Yes, these are different and separate exchanges that were originally separate from the New York Stock exchange (now all are owned by the Intercontinental Exchange group).
Most of them are electronic, meaning that trades are completed electronically through the computers in the exchange's data centers (in Mahwah, NJ) rather than on a physical trading floor.
From the regulator's point-of-view they are still treated as separate exchange with separate members, separate listings (though most stocks have one exchange that is the 'primary' listing, and other 'secondary' listings), separate rule-books, and different fee-schedules. Many members are members of more than one exchange, and most of the rules and pricing are similar. Most of the exchange servers now run on much of the same software as the other exchanges, with slight variations to account for the differences in rules.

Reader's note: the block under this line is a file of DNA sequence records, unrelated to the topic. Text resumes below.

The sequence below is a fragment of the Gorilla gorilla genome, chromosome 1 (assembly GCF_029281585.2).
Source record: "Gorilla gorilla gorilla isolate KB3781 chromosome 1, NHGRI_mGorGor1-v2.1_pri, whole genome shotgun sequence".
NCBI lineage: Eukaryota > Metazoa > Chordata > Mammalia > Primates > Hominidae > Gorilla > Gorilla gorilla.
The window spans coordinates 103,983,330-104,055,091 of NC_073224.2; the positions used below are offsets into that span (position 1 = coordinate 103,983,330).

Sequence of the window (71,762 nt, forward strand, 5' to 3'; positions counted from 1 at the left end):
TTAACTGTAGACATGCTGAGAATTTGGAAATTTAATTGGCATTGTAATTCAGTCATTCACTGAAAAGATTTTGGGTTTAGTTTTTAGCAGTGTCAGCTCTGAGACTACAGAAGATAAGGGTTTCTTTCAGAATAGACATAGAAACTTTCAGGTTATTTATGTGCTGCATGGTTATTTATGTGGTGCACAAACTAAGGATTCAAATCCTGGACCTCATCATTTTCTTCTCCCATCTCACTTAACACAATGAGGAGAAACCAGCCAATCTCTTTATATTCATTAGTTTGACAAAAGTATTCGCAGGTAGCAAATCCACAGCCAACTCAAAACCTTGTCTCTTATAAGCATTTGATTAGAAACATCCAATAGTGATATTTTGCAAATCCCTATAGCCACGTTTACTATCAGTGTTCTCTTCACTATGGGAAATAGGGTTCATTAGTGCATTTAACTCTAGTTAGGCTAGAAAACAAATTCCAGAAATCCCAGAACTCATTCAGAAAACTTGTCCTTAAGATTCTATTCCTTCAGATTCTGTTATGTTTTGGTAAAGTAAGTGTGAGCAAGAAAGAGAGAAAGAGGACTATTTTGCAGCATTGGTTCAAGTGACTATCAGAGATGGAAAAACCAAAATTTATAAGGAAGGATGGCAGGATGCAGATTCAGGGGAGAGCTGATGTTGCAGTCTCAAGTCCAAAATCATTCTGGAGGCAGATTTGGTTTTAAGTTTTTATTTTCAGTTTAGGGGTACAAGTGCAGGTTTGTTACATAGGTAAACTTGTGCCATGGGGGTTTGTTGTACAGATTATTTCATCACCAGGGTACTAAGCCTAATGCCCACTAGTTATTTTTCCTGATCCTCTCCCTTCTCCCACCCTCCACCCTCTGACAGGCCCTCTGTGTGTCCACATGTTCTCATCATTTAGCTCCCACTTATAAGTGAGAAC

One way to look at the relative importance of each is to see how much volume is trading on the exchange you are interested in. BATS (now owned by CBOE) offers a real-time report: